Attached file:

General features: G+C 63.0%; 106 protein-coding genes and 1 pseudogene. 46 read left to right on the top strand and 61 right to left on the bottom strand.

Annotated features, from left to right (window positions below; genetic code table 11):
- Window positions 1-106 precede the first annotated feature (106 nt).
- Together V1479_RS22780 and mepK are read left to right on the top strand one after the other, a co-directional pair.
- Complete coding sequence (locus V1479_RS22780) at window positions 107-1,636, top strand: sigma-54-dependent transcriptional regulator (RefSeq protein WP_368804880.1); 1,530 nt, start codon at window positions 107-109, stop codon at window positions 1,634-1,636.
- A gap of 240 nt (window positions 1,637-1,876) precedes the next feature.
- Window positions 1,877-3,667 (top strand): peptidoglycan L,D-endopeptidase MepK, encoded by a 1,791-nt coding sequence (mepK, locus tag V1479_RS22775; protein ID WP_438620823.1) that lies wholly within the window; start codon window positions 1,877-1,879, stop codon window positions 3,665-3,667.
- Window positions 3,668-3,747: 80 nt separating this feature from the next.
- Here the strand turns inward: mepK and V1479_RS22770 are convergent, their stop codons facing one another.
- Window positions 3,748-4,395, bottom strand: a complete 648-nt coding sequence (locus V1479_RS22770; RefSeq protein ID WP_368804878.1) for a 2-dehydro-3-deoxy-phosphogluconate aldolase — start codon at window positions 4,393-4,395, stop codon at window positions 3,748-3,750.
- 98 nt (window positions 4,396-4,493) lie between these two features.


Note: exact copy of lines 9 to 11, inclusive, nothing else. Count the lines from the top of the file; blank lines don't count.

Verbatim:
- Here the strand turns inward: mepK and V1479_RS22770 are convergent, their stop codons facing one another.
- Window positions 3,748-4,395, bottom strand: a complete 648-nt coding sequence (locus V1479_RS22770; RefSeq protein ID WP_368804878.1) for a 2-dehydro-3-deoxy-phosphogluconate aldolase — start codon at window positions 4,393-4,395, stop codon at window positions 3,748-3,750.
- 98 nt (window positions 4,396-4,493) lie between these two features.